At these schools, the task of fostering a sense of community did not fall solely on the shoulders of the head of school. In fact, when this responsibility was distributed among leaders and community members who wanted to contribute, the benefits were greater. We know from resilience research that during times of shared adversity, people feel better when they are able to help others who are struggling. In one school, a group of staff members formed a team that made personal calls to their peers each week to check in and chat. While the phone conversations weren’t necessarily long, they made those who received the calls feel cared for, and gave those who made the phone calls gratification in supporting the greater good. Overall, all these practices fostered a sense of community solidarity at schools.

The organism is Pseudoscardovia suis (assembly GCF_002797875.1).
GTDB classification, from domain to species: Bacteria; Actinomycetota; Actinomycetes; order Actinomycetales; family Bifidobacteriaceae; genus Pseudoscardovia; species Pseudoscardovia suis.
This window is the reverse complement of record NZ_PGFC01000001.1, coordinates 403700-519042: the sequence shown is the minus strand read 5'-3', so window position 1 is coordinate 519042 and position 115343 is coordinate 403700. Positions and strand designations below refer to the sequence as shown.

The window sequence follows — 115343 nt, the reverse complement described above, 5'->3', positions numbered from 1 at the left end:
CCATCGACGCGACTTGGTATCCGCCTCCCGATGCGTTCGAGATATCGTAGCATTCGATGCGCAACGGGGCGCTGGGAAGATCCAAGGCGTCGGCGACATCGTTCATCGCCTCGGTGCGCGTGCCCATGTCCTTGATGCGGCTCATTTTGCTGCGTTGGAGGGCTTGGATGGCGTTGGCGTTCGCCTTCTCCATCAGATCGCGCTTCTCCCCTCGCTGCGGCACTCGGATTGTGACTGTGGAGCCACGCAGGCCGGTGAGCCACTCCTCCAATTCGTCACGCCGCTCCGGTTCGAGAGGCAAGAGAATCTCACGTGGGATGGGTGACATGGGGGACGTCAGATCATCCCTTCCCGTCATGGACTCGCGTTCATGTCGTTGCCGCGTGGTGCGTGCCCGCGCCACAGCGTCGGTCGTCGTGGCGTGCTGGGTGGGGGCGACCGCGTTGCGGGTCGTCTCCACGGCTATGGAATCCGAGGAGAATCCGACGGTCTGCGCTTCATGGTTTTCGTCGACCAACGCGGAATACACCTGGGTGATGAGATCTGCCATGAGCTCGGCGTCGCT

The second major theme that consistently emerged was the need for clear and frequent communication about how expectations were shifting during distance learning. Faculty and students were both very appreciative when administrators clearly conveyed changes made around workload, curriculum content, and the amount of homework assigned. With regard to curriculum content, it was helpful when department heads proactively delineated, for each class, the most important concepts that students were required to grasp before passing that class and those requirements that might be let go, given the challenges of learning in this virtual format. Students also appreciated clarity and decisiveness around grading policies adopted in the school.
Beyond communication around curriculum and content, students and staff appreciated transparency and clarity around plans and procedures for the current semester (spring 2020) and for the fall. In the faculty and staff survey, many indicated they appreciated hearing thoughts from leadership on future directions, even if they weren’t yet finalized. For example, they preferred hearing statements along the lines of “I’m not sure, but this is what I’m thinking …” much more than hearing nothing at all. Clear and direct communication helped ensure that all members of the community felt engaged with the school community and aligned on clear goals and expectations during the pandemic.
Prioritizing Mental Health